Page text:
There really is no secret to good food. Everyone knows this very basic equation:
Culinary Skills + Quality Ingredients = Great Food
The problem is not that we have a dearth of culinary skills in Singapore, nor is it that we lack of quality ingredients. The problem is that when it comes to local food, a lot of Singaporeans still think the following way:
Great food = Great Taste + Cheap Price
Culinary Skills + Quality Ingredients ≠ Great Taste + Cheap Price
And the only way to balance the equation is to change one variable:
Great Food = Culinary Skills + Quality Ingredients = Great Taste + Fair Price
Actually, we have already summarized the equation in the adage:
“Cheap no good, good no cheap”
So, if we want good food, we need to be willing to pay for it. Of course, we all need to have access to affordably-priced food which we eat every day. But, at the same time, we must be able to discern quality and be prepared to compensate food vendors for it rather than to expect that they benchmark their prices to those of a hawker stall.
I am sure that some people will complain that the pink salt-baked chicken ($29) at Nanyang Culinary Club is a little pricey since you are paying $29 for a small chicken. But, they use very good quality kampung chicken baked with quality herbs which result in a very moist and tender chicken with a lovely jus that is begging or a bowl of rice. The results wouldn’t be the same if they had used a cheaper broiler chicken. If you love salt-baked chicken, then you have to make a trip down to try this! If you don’t, then this one might just change your mind. 4.5/5
The yong tau foo here really tastes like something that just came out of a Hakka grandma’s kitchen. The soup is redolent with the taste of ikan bilis and soy beans and the yong tau foo is stuffed with a mix of fresh minced pork, fish paste, carrots and water chestnuts. The yong tau foo is very good and I really like the extra crunch of the water chestnuts. However, I do feel that there is just a tad too much chopped carrots in the stuffing.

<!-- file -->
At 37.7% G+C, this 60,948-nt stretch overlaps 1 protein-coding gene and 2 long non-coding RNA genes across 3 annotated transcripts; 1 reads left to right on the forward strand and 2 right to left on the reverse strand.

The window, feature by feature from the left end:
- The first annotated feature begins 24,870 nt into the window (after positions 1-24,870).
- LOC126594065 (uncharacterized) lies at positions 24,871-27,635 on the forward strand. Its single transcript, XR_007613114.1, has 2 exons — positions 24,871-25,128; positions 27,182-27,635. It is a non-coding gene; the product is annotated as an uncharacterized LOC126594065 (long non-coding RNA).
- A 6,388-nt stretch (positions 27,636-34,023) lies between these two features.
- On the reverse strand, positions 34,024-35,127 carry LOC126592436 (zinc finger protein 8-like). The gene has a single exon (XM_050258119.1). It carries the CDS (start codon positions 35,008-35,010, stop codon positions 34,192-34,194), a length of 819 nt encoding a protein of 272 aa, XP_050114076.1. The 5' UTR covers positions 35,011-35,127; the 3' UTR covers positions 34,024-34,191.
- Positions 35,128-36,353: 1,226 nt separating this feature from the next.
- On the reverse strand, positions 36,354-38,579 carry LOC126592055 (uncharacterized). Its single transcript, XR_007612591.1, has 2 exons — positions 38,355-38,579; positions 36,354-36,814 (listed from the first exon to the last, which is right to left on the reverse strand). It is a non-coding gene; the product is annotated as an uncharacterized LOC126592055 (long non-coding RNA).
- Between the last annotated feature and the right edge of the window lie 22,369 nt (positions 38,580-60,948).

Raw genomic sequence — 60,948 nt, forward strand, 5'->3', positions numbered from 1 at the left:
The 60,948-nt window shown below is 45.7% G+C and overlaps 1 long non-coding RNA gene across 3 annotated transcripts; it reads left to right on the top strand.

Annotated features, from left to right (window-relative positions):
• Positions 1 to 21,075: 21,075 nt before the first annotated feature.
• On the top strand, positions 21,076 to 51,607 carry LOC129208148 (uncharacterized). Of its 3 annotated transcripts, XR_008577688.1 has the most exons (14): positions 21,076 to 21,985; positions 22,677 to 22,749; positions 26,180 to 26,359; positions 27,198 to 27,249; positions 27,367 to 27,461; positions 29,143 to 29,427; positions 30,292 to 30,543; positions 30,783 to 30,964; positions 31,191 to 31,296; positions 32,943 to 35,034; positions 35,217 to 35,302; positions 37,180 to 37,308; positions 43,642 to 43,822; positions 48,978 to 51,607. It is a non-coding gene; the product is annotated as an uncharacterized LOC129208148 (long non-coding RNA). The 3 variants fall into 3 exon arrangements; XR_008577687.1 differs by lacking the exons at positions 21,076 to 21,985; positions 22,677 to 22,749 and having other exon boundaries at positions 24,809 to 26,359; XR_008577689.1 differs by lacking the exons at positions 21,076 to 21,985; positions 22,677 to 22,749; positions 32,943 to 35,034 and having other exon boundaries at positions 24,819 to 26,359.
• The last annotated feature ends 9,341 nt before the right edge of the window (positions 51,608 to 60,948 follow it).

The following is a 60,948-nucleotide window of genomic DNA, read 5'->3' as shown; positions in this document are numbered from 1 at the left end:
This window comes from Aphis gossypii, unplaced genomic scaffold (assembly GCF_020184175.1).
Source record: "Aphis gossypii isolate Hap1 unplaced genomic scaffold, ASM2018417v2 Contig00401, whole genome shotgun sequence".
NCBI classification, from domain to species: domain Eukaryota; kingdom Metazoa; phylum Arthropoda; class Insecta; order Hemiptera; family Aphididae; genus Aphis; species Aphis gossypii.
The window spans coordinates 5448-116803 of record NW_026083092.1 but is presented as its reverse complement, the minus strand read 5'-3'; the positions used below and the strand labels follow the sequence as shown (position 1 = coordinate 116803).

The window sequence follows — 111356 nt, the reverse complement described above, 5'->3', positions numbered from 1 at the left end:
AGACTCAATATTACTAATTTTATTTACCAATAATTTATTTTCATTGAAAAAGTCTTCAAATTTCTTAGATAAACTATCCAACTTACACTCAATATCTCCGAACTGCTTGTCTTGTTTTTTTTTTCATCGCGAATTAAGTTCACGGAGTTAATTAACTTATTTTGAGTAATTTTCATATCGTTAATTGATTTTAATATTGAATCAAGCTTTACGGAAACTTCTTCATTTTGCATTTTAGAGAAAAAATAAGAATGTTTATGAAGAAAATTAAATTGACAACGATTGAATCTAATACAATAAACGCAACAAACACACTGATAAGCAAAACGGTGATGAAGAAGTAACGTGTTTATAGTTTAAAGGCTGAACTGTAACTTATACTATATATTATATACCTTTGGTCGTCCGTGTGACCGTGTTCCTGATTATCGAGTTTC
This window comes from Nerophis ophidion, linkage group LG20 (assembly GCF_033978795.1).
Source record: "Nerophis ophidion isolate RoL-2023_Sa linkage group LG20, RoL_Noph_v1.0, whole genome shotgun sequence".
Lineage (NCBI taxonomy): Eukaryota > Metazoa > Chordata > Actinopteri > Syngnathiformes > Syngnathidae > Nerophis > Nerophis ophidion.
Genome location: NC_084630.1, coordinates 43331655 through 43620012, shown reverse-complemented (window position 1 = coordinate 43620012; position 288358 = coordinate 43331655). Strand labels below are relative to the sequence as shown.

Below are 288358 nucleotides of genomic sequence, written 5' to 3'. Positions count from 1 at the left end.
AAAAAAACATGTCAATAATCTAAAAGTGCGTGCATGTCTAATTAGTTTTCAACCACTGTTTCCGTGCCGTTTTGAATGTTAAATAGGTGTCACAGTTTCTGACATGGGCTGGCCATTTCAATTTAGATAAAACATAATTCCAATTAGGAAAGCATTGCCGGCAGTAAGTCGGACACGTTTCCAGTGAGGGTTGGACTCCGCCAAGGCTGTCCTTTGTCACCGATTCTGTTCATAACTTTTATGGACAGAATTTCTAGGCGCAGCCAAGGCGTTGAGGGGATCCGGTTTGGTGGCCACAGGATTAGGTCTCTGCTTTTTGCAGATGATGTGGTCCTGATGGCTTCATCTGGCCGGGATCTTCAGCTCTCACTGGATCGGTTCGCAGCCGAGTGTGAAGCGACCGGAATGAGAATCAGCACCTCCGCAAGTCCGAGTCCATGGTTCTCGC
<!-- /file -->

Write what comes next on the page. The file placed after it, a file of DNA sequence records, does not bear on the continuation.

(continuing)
The set comes with a plate of Hakka minced pork noodles which have a lovely QQ texture and topped with a tasty minced pork and mushroom sauce. This is very good and well worth the carbs! 4.25/5
The set is priced at $8.90 which is perhaps just a little more than what you pay at the hawker centre but the fact that they use fresh pork instead of frozen and that it is seasoned with fried sole fish and dried prawns rather than just msg does justify the price difference. In fact, if you compare this with a bowl of Ramen, it’s actually value for money.
Their fried meatballs were slightly disappointing. My benchmark for Hakka meatballs is the ones at Hup Chong which are crisp on the outside, juicy on the inside, and come in the size of golfballs. Compared to those, these are a tad too dainty for me and the crust just didn’t have that crunch. 3.5/5
Nanyang Culinary Club is a collaboration between two friends, Raye Tan who used to operate Chong’s Hakka Yong Tau Foo at St Georges Lane and Anglelina Weng who used to run Pok Pok Keh at Kovan. Raye was doing well at St George’s lane before the pandemic struck which forced her to close the stall. While searching for a new location, she reconnected with Angelina and both felt that the synergy between their dishes and so Nanyang Culinary Club was born.
The menu is currently limited to salt-baked chicken, yong tau foo and the kopicino, but there are plans to expand the menu to include other Hakka dishes like suan pan zi.
According to Raye, the problem is that the dish requires a lot of effort as the yam needs to be steamed and kneaded while it is still hot. In my view, the real problem is whether the general public will be prepared to pay the same price for the dish as a plate of gnocchi at an Italian restaurant? If we are, then I am sure it would be worth the effort them to make the dish and add in all the great ingredients as grandma would!
This new eatery in Little India serves authentic Hakka Yong Tau Foo like how grandma would make it as well as a really good salt-baked chicken! The menu may be limited to these two things, but you will leave the restaurant feeling like you’ve just had a really good homecooked meal!